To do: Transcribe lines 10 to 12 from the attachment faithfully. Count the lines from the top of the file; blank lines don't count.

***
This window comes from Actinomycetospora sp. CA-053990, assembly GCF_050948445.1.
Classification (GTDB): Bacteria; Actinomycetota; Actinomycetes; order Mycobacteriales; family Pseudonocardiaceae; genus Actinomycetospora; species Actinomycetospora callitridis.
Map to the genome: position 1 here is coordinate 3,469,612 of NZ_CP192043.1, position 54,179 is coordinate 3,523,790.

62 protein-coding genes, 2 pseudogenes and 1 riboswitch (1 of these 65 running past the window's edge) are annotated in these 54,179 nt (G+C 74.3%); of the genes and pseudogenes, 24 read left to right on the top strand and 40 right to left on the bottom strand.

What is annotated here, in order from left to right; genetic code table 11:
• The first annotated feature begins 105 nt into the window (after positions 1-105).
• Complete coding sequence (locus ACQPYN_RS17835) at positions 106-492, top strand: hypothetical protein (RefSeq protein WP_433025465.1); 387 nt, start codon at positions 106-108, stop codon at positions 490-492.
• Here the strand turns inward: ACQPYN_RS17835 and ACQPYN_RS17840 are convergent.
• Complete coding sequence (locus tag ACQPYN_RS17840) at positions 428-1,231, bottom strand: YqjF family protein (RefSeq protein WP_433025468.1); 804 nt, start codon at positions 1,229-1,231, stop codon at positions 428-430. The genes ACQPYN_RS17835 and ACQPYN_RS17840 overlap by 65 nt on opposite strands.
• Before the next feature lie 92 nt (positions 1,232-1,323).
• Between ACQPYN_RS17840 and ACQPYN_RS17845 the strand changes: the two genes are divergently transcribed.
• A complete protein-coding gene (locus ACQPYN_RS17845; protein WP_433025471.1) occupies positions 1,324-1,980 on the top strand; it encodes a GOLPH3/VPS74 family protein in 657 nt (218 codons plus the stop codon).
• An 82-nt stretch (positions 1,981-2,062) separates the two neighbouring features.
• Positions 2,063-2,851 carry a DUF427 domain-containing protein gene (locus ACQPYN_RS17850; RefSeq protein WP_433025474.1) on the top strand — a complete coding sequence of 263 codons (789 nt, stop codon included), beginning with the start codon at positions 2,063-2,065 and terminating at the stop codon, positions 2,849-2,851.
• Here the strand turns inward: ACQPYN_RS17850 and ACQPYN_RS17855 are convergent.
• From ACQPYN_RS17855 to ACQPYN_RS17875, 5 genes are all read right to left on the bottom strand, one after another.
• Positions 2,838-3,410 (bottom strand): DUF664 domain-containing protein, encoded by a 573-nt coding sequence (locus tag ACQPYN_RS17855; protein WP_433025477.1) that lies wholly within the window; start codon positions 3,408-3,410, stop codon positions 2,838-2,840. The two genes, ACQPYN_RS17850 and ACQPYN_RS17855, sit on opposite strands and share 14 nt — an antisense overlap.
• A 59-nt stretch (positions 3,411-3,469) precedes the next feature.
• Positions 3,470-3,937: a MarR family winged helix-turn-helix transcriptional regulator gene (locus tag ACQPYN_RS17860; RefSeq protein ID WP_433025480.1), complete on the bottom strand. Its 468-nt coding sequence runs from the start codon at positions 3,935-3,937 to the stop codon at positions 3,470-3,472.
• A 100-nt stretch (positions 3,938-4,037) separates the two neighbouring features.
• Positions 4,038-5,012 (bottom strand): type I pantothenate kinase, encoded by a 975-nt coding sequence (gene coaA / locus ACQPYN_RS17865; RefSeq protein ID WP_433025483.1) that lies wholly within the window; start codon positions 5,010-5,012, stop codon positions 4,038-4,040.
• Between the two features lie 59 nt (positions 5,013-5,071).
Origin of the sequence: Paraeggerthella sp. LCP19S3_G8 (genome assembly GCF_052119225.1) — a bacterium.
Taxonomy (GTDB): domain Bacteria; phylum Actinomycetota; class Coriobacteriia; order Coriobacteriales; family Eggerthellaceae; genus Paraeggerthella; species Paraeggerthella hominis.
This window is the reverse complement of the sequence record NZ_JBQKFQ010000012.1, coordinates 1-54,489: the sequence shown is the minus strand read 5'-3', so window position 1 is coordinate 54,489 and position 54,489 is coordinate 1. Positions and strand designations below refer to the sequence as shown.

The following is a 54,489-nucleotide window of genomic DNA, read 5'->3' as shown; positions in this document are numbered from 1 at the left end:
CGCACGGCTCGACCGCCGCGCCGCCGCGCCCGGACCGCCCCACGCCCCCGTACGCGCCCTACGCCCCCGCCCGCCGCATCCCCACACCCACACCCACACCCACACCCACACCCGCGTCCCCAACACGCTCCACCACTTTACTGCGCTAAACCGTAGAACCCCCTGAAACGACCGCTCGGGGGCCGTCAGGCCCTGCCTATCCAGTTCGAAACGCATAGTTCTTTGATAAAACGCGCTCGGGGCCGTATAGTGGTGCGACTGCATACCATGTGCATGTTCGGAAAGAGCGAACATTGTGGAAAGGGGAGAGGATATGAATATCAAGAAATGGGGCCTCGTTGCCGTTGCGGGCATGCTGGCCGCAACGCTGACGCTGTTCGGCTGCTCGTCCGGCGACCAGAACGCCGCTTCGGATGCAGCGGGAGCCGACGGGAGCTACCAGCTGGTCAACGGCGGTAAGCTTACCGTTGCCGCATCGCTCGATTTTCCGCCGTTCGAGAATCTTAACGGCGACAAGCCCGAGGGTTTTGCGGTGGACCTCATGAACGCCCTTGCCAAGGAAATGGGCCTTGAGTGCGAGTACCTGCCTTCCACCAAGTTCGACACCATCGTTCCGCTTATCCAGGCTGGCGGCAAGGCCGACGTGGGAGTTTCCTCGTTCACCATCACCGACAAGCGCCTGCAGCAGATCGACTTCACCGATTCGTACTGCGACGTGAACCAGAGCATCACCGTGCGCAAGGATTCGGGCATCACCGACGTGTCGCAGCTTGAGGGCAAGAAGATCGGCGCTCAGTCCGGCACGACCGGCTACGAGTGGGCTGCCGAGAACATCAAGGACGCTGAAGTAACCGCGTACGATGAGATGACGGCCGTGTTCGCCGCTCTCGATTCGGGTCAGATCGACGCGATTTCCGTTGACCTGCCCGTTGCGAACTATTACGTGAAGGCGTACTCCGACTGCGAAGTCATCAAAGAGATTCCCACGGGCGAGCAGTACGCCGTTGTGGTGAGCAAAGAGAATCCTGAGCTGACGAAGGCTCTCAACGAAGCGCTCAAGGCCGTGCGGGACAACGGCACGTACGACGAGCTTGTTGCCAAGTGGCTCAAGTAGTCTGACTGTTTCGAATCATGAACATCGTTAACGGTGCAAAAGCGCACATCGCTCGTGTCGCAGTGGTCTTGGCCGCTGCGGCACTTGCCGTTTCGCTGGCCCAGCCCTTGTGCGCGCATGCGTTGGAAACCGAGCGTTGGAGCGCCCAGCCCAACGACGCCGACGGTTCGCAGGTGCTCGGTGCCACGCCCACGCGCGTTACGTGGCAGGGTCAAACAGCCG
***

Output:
• Before the next feature lie 92 nt (positions 1,232-1,323).
• Between ACQPYN_RS17840 and ACQPYN_RS17845 the strand changes: the two genes are divergently transcribed.
• A complete protein-coding gene (locus ACQPYN_RS17845; protein WP_433025471.1) occupies positions 1,324-1,980 on the top strand; it encodes a GOLPH3/VPS74 family protein in 657 nt (218 codons plus the stop codon).